One common practice which increases the odds of obtaining spurious results is to keep collecting observations after a preliminary analyses are performed. This occurs when the cutoff point for collecting cases is set as the time when significance is reached.
Noting that, it seems that meta analyses are a valid way of combining a variety of studies in a way that minimises overall error in the parameter estimate. But I guess that it's also a result of not having access to the original data.
So my question is, what if you do have access to the original data from previous experiments? Is it better to do a meta analysis of the results or to combine the data from the previous studies and run the analyses again, apparently called individual participant data (IPD),?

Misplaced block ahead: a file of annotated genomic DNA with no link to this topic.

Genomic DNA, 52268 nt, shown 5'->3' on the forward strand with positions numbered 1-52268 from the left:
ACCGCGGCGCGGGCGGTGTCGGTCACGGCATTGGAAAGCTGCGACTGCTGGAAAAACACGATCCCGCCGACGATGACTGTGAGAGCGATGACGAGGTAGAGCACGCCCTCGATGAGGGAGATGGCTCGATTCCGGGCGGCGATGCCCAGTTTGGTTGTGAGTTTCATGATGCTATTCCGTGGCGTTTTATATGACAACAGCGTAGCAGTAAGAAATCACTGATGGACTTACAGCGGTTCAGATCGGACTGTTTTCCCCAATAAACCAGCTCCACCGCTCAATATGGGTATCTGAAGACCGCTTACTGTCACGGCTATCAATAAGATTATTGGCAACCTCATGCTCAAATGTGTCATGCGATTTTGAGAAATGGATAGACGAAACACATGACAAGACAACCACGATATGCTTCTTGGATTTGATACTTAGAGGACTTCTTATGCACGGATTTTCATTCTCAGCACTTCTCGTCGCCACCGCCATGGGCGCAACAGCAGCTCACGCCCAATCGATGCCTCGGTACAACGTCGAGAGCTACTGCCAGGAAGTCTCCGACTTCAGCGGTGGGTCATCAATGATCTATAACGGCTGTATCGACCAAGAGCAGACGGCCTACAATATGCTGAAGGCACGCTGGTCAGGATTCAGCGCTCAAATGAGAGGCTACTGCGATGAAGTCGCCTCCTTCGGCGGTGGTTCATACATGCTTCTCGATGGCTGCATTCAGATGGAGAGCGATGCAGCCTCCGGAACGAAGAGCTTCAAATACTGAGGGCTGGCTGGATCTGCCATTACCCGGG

My guess is that the latter is ill-advised although some people do it. For one, it appears to be suspiciously close to the undefined cutoff point discussed in Simmons et al. It also seems to go against other advice I have received on this site regarding dipping into the same data set multiple times.
Note that in my particular case, I may have access to summary data of each participant in a study I replicated, not all data points collected for every participant. Essentially I may have access to means, totals, etc for each participant in a previous study.
: see, for example, Simmons, J. P., Nelson, L. D., & Simonsohn, U. (2011). False-Positive Psychology: Undisclosed Flexibility in Data Collection and Analysis Allows Presenting Anything as Significant. Psychological Science, 22(11), 1359–1366. doi:10.1177/0956797611417632